Tokyo's Olympic fears are overthrown by acceptance

The Tokyo Olympics were inaugurated during an ever-rising pandemic in Japan. Most of the host country was opposed to the event. Emperor Naruhito dropped the word "celebrating” from his opening address.

Tokyo's Olympic fears are overthrown by acceptance

Many Japanese became enthralled by the Games' opening ceremony, when local media began to cover the Japanese athletes' "medal rush". Many Japanese watched TV to cheer for Japanese athletes at an Olympics that concluded Sunday with a record number of medals, including 27 gold.

Japan is still being questioned about hosting the Games. Recent days have seen record-breaking numbers of cases of viruses. For now, however, there is still a sense pride and goodwill.

Keisuke Uchisawa (27), a worker in an office, said that "having the games during the pandemic wasn't a good idea." He said that the medal haul was "very exciting" and "stimulating." We cheered on the athletes once the Games began and just enjoyed watching them.

Yuki, his wife, was a medical worker and worried about the pandemic. She began to cheer when she saw patients beaming at her hospital as she watched the Games. She said, "I saw the power and beauty of sports, it was amazing to me." "Athletes gave outstanding performances and we wanted them to win, so we cheered for them."

A couple was shopping in a Tokyo official goods store when they were looking for matching Olympic shirts and pandemic masks. On a recent weekday, the store was packed, despite being almost empty prior to the Games. Many of the customers were likely to have been workers in the area who stopped by for lunch.

Many Japanese expressed opposition or reluctance to host the Olympics in a time of pandemic, which was, for them at least, getting worse. The Games' image was also damaged by a series of resignations from Olympic-linked officials due to past bullying, sexism and Holocaust jokes. Protests were held on the streets of Tokyo and on social media.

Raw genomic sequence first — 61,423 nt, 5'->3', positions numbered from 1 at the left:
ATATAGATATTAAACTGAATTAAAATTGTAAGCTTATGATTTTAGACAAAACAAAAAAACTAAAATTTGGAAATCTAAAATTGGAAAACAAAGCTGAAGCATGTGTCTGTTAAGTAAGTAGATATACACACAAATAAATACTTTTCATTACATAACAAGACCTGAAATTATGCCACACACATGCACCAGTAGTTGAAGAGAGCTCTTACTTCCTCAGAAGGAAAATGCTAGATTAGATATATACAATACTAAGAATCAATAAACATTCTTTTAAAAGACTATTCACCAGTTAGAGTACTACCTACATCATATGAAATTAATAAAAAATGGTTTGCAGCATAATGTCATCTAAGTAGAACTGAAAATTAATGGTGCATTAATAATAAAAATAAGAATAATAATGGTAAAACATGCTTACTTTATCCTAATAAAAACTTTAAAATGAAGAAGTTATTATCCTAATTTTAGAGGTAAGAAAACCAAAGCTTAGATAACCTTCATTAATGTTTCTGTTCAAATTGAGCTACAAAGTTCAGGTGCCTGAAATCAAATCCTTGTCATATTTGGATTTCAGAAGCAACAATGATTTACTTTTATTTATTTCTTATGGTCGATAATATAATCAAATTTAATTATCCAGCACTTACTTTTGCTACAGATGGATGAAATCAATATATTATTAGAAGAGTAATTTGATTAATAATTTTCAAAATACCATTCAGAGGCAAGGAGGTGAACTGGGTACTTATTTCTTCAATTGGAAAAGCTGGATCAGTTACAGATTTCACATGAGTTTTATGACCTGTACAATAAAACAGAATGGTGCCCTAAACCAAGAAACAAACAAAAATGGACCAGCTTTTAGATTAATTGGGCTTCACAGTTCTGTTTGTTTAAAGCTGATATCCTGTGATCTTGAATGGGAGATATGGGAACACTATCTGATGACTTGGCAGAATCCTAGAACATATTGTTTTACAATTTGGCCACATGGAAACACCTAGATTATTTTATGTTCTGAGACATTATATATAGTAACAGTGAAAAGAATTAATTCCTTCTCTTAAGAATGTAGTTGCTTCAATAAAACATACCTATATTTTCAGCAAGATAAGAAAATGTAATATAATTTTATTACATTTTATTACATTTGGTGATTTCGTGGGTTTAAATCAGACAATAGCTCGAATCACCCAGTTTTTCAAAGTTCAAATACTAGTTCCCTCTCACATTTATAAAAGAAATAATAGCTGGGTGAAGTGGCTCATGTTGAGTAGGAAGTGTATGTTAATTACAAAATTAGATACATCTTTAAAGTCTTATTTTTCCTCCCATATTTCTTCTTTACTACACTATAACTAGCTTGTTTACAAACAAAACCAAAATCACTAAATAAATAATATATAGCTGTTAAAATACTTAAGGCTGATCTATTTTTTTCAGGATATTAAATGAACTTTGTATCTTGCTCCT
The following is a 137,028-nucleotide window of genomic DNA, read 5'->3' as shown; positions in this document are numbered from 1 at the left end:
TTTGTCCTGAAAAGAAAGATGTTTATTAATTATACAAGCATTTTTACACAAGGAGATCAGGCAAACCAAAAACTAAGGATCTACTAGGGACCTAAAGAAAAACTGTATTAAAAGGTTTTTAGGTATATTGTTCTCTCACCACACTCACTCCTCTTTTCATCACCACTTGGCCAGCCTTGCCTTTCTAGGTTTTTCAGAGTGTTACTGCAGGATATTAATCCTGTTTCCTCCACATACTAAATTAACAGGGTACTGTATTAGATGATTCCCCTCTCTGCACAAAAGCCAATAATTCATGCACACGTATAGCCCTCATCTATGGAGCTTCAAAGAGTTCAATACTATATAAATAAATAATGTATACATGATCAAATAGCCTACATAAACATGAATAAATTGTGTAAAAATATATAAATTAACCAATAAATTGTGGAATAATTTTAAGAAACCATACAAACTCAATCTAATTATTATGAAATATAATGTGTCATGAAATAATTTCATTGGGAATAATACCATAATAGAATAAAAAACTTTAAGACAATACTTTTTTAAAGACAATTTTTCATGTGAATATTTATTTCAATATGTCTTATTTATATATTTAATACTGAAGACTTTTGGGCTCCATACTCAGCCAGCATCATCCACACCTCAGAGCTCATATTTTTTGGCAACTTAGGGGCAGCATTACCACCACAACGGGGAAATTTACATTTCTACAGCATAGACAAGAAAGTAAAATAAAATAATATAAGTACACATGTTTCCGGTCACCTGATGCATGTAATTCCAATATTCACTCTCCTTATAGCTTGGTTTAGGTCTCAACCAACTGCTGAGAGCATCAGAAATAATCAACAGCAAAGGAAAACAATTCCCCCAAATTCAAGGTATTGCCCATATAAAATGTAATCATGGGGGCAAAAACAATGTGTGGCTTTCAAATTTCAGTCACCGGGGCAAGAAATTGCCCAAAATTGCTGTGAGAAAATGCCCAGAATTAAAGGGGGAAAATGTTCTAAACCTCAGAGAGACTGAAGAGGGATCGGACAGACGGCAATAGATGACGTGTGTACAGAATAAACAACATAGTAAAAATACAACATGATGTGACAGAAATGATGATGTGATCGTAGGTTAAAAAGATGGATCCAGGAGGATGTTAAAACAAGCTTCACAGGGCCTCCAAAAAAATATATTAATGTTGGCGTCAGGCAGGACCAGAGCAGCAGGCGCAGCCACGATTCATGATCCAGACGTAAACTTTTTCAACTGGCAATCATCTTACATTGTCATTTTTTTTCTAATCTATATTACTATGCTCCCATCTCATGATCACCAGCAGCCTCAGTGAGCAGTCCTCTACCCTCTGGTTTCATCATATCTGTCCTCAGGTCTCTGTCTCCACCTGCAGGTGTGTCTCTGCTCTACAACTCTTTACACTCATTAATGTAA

However, many of the opponents began to cheer after the opening ceremony.

According to Video Research, more than half of Japan watched the opening ceremony. This is the highest rating given for an Olympic opening ceremony in Japan since the 61% rating for the 1964 Tokyo Games.

Many people waited in line to take selfies outside the National Stadium where demonstrators held anti-Olympic rallies. They were the closest to spectator-free, locked-down stadiums.

In recent weeks, opposition to the Olympics has been steadily falling. The poll by the Asahi newspaper, just before the Olympics, showed that opponents dropped to 55% from 70% earlier in the year. 56% of respondents also said they would like to see the Games on TV. Separate surveys by TBS Television and Yomiuri newspapers at the conclusion of the Games revealed that more than 60% of respondents thought it was good to host the Games.

People who felt uncomfortable by the initial unwelcome mood began to feel better.

Asuka Takahashi (21-year-old student) said that it was scary to board a train in an Olympic volunteer uniform early on when many people were still strongly against the Games. After the Games began, she felt less tension and believed that more people were interested than she initially thought.